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Vatican removes from office and exiles Guam archbishop accused of sexual abuse

Apuron retains the right to appeal the ruling.

This November 2014 file photo shows Archbishop Anthony Apuron standing in front of the Dulce Nombre de Maria Cathedral Basilica in Hagatna, Guam. (AP Photo/Grace Garces Bordallo, File)

(RNS) — Guam Archbishop Anthony Apuron, who was accused of sexually abusing young men, has been found guilty of some of the charges against him by a Vatican tribunal, which removed him from office and exiled him from the island.

He retains the right to an appeal.

The five-judge apostolic tribunal of the Vatican’s Congregation for the Doctrine of the Faith announced the verdict on Friday (March 16) but did not specify which allegations the 72-year-old archbishop had been found guilty of, according to the National Catholic Reporter.

Pope Francis placed Apuron, a Guam native, on leave in June 2016 after accusations emerged that the archbishop had abused young men throughout the 1960s and 1970s.

Apuron had led the island’s diocese since 1986.

Accusations came from former altar boys who said Apuron sexually abused or raped them when he was a parish priest in the 1970s. The most recent charge emerged in January 2018, when Apuron’s own nephew accused the cleric of raping him in the chancery bathroom in or around 1989 or 1990 — when Apuron was already an archbishop.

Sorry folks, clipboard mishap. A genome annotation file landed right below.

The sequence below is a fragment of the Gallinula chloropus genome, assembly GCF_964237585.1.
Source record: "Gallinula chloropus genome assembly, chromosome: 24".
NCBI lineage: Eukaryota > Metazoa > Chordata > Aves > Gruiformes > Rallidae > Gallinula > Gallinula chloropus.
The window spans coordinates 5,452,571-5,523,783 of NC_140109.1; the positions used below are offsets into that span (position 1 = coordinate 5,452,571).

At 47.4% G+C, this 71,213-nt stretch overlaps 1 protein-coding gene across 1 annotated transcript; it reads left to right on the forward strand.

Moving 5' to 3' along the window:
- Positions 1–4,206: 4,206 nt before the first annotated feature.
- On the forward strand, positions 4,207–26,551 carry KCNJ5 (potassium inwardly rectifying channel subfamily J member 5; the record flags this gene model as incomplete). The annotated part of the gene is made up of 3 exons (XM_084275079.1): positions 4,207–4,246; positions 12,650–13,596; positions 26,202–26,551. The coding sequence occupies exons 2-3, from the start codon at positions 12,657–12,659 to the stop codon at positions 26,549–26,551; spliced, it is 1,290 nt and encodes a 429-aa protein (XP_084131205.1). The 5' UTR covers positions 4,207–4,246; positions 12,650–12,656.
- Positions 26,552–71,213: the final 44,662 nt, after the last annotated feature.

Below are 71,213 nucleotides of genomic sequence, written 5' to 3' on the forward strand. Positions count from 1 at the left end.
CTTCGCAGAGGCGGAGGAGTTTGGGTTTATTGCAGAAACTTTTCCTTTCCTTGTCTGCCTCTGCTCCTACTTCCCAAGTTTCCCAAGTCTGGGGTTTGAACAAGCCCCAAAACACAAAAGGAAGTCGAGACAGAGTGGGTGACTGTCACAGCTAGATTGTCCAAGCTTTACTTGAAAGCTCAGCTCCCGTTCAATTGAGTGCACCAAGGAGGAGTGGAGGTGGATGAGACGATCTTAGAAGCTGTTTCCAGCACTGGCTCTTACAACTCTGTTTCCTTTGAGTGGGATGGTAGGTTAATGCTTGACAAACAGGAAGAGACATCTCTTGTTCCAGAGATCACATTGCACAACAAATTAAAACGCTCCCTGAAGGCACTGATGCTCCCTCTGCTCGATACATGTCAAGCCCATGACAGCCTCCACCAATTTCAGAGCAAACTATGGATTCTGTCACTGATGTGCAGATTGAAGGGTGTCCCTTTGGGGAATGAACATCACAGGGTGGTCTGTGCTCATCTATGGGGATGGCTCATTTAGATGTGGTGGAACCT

Apuron, who was never criminally charged by civil authorities in Guam, has denied all the allegations. U.S. Cardinal Raymond L. Burke, a prominent canon lawyer, was the presiding judge in the investigation.

The tiny island has been rocked in recent years by mounting allegations of sexual abuse within the Catholic Church there. In addition to the charges against Apuron, 13 parish priests, a Catholic schoolteacher and a school janitor have all been accused of sexual abuse in Guam, according to a 2017 investigation by the Pacific Daily News. The investigative team unearthed nearly 100 lawsuits alleging the abuse of children over the course of nearly four decades.

Coadjutor Archbishop Michael Byrnes, a former auxiliary bishop of Detroit, is primed to replace Apuron in the diocese if the conviction holds. But Apuron retains the right to appeal the ruling, during which the penalties against him are suspended.